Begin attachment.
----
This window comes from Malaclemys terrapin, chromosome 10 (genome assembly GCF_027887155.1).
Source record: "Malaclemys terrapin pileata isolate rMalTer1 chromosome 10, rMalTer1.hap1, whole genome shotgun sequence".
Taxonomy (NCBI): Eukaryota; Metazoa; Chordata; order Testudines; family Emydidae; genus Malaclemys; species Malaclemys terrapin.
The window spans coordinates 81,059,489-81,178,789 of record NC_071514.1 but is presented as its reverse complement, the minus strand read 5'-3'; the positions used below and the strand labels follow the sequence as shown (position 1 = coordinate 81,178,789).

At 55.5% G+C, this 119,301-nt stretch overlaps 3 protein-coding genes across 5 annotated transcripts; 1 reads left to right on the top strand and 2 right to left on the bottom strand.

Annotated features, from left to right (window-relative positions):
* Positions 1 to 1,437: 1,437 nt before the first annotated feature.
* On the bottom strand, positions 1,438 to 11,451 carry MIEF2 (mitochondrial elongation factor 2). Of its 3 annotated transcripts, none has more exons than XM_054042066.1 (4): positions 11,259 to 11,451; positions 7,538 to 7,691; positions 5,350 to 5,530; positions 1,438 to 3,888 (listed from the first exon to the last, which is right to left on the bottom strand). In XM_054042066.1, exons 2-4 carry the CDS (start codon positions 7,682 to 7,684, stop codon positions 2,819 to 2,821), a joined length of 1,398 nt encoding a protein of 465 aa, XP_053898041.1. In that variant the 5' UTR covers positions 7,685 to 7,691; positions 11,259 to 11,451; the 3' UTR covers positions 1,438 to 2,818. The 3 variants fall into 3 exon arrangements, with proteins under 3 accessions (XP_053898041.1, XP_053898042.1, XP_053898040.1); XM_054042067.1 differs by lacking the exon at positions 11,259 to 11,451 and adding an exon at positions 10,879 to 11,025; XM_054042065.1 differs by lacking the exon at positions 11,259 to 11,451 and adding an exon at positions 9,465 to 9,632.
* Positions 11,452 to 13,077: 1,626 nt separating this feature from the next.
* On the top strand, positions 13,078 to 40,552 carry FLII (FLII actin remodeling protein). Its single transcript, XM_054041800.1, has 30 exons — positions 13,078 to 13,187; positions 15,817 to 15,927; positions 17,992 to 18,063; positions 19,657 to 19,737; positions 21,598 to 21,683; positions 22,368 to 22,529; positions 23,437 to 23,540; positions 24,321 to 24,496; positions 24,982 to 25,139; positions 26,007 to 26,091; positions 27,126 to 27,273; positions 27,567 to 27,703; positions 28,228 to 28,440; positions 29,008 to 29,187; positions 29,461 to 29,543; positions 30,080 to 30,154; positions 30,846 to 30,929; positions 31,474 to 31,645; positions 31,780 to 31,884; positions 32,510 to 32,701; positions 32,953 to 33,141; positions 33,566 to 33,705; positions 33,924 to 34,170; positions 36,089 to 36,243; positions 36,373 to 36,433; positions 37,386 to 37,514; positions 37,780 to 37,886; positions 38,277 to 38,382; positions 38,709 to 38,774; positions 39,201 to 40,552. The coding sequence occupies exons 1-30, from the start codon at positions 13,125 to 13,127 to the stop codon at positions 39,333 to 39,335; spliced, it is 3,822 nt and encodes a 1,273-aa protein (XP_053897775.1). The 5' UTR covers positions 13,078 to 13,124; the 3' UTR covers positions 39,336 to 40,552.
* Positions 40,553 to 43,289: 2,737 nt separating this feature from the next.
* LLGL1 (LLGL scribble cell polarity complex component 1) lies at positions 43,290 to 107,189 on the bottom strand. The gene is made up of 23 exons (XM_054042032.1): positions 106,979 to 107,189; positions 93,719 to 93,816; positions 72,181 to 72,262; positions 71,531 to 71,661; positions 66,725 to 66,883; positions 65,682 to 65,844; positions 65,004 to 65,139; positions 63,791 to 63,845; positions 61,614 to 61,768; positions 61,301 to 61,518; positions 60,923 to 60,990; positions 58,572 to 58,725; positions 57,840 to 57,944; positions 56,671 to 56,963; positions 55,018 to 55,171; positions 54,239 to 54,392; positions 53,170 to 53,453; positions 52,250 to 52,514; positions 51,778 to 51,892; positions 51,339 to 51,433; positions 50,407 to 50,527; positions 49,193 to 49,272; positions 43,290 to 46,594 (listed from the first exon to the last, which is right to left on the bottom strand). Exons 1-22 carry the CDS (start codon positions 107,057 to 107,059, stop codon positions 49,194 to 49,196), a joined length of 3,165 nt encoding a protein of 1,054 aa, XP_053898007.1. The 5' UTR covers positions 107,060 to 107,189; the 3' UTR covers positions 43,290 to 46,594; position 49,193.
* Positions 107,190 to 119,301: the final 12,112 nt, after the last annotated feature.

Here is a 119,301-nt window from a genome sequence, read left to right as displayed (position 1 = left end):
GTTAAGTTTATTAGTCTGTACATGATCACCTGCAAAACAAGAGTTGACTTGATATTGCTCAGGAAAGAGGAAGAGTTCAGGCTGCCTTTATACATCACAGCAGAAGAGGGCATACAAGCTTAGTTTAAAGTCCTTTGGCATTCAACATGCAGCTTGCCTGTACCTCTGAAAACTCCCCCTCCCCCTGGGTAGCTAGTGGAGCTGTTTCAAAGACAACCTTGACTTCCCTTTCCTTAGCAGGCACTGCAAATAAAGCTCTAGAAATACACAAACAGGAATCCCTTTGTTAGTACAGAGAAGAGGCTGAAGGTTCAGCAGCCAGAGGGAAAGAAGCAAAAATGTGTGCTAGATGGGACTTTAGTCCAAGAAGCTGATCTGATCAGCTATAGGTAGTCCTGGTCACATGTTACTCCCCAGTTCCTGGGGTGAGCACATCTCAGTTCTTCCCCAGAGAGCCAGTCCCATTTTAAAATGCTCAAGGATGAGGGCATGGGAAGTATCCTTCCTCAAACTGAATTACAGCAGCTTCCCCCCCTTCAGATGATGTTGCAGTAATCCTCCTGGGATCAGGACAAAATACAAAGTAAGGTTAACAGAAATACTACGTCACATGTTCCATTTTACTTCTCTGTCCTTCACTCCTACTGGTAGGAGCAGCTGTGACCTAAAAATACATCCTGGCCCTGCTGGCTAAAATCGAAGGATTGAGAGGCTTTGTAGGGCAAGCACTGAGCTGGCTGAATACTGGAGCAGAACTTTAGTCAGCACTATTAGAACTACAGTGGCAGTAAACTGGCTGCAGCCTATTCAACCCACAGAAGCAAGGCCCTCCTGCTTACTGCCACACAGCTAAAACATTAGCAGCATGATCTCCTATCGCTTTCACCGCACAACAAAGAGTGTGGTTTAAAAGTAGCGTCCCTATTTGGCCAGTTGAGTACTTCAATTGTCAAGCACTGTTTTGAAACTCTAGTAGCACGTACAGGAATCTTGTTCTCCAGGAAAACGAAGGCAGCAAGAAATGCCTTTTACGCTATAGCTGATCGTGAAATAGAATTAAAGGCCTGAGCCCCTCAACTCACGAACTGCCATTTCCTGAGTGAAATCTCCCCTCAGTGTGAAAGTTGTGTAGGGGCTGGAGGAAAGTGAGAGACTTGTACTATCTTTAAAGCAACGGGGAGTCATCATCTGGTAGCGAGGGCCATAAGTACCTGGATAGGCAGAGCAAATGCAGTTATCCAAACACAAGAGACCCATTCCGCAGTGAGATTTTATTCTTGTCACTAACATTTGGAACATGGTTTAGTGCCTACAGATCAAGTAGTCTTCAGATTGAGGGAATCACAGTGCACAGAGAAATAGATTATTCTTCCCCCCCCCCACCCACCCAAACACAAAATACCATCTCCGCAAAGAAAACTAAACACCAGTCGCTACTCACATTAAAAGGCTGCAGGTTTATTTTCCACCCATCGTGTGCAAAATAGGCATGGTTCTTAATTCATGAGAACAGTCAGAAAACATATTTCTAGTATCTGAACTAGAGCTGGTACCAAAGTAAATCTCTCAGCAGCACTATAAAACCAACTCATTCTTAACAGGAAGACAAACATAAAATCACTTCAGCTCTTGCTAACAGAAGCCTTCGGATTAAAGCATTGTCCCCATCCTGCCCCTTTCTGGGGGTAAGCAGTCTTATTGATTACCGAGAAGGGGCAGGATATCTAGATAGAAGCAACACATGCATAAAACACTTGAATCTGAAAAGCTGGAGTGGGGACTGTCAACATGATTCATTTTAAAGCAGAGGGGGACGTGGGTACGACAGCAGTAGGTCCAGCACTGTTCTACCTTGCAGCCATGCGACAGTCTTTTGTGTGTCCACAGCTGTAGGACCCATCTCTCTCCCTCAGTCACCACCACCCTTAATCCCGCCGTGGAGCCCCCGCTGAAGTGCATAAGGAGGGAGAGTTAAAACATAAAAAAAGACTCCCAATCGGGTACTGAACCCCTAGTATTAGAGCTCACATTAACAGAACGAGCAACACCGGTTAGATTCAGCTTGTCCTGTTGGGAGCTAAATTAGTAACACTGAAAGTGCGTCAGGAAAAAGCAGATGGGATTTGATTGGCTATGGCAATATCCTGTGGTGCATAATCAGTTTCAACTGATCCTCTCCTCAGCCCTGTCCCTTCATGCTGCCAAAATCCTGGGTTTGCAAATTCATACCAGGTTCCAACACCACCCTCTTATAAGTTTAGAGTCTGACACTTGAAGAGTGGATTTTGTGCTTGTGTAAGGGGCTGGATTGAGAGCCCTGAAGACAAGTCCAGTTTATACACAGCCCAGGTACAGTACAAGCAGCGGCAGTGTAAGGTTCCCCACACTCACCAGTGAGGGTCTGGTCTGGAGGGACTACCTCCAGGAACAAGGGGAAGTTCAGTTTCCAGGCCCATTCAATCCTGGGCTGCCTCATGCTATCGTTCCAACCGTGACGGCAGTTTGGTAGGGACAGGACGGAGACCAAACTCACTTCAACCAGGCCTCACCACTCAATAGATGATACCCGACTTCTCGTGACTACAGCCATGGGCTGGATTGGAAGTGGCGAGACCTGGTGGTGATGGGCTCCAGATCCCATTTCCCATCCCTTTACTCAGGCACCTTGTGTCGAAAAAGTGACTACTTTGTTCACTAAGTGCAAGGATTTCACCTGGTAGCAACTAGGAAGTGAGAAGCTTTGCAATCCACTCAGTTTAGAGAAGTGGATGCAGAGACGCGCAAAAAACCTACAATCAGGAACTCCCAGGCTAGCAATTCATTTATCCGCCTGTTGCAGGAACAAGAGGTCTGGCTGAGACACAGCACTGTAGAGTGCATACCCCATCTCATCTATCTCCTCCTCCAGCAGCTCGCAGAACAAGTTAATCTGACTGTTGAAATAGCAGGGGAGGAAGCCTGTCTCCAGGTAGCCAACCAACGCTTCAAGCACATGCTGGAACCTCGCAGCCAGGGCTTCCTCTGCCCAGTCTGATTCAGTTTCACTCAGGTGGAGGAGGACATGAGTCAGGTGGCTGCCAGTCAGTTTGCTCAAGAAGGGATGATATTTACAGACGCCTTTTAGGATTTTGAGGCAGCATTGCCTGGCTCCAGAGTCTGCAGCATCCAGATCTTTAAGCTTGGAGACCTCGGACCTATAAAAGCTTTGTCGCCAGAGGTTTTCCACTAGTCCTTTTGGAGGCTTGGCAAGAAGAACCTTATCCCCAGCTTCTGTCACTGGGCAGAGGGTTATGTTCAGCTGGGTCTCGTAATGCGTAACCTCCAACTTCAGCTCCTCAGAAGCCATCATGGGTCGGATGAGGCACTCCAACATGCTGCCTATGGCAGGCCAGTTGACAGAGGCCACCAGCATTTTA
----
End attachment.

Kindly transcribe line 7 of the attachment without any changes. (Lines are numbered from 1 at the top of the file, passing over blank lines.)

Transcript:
* Positions 1 to 1,437: 1,437 nt before the first annotated feature.